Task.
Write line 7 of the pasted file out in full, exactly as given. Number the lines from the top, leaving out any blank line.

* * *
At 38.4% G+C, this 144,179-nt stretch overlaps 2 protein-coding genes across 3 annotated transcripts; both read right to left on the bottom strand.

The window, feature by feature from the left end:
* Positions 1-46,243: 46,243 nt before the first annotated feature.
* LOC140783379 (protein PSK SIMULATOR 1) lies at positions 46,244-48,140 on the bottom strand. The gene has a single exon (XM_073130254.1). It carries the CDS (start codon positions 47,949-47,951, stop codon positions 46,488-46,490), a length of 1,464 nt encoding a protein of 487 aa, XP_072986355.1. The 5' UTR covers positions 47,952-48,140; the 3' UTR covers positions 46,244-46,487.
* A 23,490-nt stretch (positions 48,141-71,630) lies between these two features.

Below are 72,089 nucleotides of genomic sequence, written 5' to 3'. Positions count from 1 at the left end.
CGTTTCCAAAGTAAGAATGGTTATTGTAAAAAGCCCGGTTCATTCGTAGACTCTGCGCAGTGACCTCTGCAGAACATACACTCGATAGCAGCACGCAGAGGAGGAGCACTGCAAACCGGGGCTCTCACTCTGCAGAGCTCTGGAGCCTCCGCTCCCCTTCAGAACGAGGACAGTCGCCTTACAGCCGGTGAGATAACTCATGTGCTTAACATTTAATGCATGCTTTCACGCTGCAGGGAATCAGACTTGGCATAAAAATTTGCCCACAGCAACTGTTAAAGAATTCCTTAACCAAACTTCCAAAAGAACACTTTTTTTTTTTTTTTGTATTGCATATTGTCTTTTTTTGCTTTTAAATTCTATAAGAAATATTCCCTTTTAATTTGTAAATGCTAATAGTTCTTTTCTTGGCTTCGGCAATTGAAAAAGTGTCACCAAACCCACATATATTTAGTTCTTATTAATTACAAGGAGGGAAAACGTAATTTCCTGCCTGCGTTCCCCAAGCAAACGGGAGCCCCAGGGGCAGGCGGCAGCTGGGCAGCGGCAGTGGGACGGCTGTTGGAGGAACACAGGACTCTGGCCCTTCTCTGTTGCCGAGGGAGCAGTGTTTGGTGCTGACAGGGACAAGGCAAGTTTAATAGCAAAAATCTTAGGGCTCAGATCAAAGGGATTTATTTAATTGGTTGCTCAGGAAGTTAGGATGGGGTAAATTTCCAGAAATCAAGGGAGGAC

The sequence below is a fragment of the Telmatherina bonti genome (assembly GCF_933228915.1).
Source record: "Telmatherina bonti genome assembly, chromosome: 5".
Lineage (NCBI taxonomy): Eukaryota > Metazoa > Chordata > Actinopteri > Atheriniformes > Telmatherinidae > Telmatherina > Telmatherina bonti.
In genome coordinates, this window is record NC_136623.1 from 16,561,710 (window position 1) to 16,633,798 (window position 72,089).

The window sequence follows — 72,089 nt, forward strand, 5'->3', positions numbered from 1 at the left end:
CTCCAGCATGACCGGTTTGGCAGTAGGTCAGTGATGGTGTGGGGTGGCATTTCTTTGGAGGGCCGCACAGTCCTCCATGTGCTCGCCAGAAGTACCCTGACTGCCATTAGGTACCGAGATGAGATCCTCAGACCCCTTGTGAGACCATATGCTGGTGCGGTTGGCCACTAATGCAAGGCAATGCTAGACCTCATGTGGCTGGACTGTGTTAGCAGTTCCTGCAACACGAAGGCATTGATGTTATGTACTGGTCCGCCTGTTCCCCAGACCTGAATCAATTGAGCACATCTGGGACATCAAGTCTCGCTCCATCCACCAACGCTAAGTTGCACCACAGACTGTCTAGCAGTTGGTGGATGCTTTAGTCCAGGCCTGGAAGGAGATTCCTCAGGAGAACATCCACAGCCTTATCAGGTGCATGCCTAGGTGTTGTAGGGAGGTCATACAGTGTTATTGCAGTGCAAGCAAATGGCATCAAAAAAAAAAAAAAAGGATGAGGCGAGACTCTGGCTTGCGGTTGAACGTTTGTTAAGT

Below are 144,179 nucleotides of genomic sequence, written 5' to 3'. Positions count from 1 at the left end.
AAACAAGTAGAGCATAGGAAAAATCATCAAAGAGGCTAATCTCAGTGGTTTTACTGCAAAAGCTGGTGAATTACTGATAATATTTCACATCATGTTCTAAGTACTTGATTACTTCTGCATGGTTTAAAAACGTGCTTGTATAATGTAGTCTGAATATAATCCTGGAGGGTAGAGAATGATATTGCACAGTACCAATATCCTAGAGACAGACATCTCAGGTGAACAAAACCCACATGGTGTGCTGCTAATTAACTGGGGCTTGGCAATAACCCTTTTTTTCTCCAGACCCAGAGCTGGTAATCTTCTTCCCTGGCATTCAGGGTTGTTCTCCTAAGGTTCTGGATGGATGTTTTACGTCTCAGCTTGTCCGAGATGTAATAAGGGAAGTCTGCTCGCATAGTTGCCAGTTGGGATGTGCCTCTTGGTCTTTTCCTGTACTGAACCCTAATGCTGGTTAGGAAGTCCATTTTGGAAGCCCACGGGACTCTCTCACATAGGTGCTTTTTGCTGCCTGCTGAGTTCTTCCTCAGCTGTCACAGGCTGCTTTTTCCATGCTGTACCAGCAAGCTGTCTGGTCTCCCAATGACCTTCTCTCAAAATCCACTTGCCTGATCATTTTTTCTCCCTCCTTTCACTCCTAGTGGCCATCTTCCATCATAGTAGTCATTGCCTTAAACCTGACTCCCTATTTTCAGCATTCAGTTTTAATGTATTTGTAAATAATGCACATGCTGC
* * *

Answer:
CGTTTCCAAAGTAAGAATGGTTATTGTAAAAAGCCCGGTTCATTCGTAGACTCTGCGCAGTGACCTCTGCAGAACATACACTCGATAGCAGCACGCAGAGGAGGAGCACTGCAAACCGGGGCTCTCACTCTGCAGAGCTCTGGAGCCTCCGCTCCCCTTCAGAACGAGGACAGTCGCCTTACAGCCGGTGAGATAACTCATGTGCTTAACATTTAATGCATGCTTTCACGCTGCAGGGAATCAGACTTGGCATAAAAATTTGCCCACAGCAACTGTTAAAGAATTCCTTAACCAAACTTCCAAAAGAACACTTTTTTTTTTTTTTTGTATTGCATATTGTCTTTTTTTGCTTTTAAATTCTATAAGAAATATTCCCTTTTAATTTGTAAATGCTAATAGTTCTTTTCTTGGCTTCGGCAATTGAAAAAGTGTCACCAAACCCACATATATTTAGTTCTTATTAATTACAAGGAGGGAAAACGTAATTTCCTGCCTGCGTTCCCCAAGCAAACGGGAGCCCCAGGGGCAGGCGGCAGCTGGGCAGCGGCAGTGGGACGGCTGTTGGAGGAACACAGGACTCTGGCCCTTCTCTGTTGCCGAGGGAGCAGTGTTTGGTGCTGACAGGGACAAGGCAAGTTTAATAGCAAAAATCTTAGGGCTCAGATCAAAGGGATTTATTTAATTGGTTGCTCAGGAAGTTAGGATGGGGTAAATTTCCAGAAATCAAGGGAGGAC